Namkhem, which is located in the north of Takua Pa District close to the border with
Myanmar, downward through Pakarang Cape in Ban Bangkaya, which are located in
the central part of the district, through Ban Bangnieng, and then to Khao Lak Merlin
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Resort, which is located on the coast in the southern part of the district. Of these
affected areas, 848 ha or 18.7% were agricultural land, 600 ha or 13.2% were beach
forests and 278 ha or 6.1% were urban and built up land (Figure 2 and Table 1). It
should be noted that only 7 ha of the mangrove forests in the district were impacted by
the tsunami (Table 1).
Based on the field visit, it was evident through interviews of eyewitness and
measurements of watermarks on houses, buildings and trees, that Ban Namkhem
suffered a tsunami run-up height of 7-8 metres. In this locality, the fishing
Figure 2 Land use in tsunami affected area in Takua Pa District.
Table 1 Land use types in tsunami affected areas in Takua Pa District.
Land use type
Tsunami affected area
1. Urban and built up land
2. Mangrove forests
3. Beach forests
4. Mixed orchard
7. Fishery and aquaculture
8. Water bodies
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communities, living in weakly-constructed houses near sea level, were completely
wiped out and lost two-thirds of their inhabitants in the tsunami tragedy. The powerful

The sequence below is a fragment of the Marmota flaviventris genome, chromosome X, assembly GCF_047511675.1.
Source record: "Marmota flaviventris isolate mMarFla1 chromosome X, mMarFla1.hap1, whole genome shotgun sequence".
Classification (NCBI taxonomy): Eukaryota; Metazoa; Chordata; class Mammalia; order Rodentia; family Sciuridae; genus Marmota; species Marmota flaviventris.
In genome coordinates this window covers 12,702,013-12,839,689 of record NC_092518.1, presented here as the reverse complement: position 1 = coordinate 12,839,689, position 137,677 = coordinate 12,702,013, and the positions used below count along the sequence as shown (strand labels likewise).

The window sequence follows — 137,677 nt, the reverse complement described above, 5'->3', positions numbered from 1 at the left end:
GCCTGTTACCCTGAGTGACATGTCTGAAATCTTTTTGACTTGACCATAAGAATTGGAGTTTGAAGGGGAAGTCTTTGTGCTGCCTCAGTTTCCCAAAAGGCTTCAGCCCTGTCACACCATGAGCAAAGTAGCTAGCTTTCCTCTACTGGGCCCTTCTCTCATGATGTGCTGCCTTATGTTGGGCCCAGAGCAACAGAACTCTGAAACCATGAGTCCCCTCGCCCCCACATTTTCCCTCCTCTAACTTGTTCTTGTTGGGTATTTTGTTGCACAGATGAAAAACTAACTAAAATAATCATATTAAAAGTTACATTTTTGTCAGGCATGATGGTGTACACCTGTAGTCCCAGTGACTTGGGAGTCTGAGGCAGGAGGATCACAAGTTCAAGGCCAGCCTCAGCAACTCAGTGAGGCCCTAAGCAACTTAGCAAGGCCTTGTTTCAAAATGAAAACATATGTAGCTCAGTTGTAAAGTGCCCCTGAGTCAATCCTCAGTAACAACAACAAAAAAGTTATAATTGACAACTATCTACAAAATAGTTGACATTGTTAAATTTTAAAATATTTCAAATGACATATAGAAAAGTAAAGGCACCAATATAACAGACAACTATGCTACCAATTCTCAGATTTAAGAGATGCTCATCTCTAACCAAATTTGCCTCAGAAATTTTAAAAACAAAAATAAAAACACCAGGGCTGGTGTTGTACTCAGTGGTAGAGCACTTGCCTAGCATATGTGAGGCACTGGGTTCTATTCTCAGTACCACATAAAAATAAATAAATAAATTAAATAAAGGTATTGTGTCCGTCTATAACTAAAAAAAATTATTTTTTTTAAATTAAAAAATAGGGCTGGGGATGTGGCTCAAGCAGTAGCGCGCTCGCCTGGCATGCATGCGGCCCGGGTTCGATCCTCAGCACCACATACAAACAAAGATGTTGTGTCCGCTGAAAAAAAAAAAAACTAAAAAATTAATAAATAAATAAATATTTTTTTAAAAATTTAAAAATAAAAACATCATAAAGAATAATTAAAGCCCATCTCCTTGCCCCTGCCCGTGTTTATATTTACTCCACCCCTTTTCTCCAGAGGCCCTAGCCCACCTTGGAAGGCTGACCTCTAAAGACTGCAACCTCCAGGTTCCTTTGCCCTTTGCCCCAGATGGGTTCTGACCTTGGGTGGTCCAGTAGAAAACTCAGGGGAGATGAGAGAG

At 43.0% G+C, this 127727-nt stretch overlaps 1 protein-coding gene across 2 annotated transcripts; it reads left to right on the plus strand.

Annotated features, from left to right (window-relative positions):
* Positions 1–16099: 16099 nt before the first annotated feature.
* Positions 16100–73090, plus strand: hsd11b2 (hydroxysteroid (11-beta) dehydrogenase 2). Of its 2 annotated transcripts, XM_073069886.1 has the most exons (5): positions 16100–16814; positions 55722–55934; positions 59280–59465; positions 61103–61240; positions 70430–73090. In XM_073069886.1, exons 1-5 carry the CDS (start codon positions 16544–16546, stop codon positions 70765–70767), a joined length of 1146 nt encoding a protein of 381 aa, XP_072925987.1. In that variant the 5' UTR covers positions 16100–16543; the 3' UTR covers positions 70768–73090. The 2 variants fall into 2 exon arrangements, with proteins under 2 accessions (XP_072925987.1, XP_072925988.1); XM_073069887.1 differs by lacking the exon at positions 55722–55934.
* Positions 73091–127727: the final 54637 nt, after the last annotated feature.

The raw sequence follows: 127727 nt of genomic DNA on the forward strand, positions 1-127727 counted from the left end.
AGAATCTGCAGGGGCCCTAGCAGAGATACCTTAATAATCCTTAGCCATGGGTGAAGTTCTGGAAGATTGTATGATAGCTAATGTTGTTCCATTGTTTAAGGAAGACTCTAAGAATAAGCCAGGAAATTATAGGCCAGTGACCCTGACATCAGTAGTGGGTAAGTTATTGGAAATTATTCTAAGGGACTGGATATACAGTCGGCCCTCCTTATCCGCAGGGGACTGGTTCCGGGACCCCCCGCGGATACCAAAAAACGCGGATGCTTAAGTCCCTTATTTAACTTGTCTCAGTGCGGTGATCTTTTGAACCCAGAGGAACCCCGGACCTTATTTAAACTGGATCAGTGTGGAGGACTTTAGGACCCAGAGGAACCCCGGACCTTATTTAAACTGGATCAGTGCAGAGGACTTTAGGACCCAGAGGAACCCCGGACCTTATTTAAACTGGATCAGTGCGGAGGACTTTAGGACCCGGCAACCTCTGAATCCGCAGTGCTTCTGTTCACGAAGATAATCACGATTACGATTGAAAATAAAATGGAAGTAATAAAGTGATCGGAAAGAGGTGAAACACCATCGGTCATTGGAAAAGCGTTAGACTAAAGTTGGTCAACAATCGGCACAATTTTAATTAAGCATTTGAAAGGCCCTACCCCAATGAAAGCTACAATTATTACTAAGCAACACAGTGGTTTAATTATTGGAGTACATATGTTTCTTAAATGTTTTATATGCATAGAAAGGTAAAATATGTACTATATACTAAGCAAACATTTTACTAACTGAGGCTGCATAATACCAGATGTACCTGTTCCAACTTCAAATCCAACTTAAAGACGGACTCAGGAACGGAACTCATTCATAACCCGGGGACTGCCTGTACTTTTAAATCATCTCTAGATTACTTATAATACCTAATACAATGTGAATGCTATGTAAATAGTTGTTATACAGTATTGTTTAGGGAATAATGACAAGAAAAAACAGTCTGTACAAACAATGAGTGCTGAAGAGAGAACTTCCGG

wave washed away fishing boats and gear, destroyed culture ponds and damaged
aquaculture infrastructure. A couple of large fishing boats were even thrown violently
inland and deposited in a residential area of Ban Namkhem (Figure 3). At Pakarang
Cape, Ban Bangkaya, the maximum tsunami run-up measuring up to 5-7 metres was
observed. In this locality, intense beach erosion and severe damage to coral reefs and
beach forests were observed (Figure 4), and almost all the luxury hotels and fisher folk
villages in close proximity to the seashore lay in ruins. Agricultural land was salinated,
and wells and ponds were contaminated with intruding sea water. The powerful wave
also damaged coconut and oil palm plantations as trees were uprooted by the action of
the wave. The ravages of the destructive wave extended up to 2 kilometers inland.
The tsunami wave of 10-12 metres and inland penetration of wave of 1
kilometres badly damaged Ban Bangnieng, which is one of the important tourist
attractions south west of Pakarang Cape. Khao Lak beach, a newly constructed tourist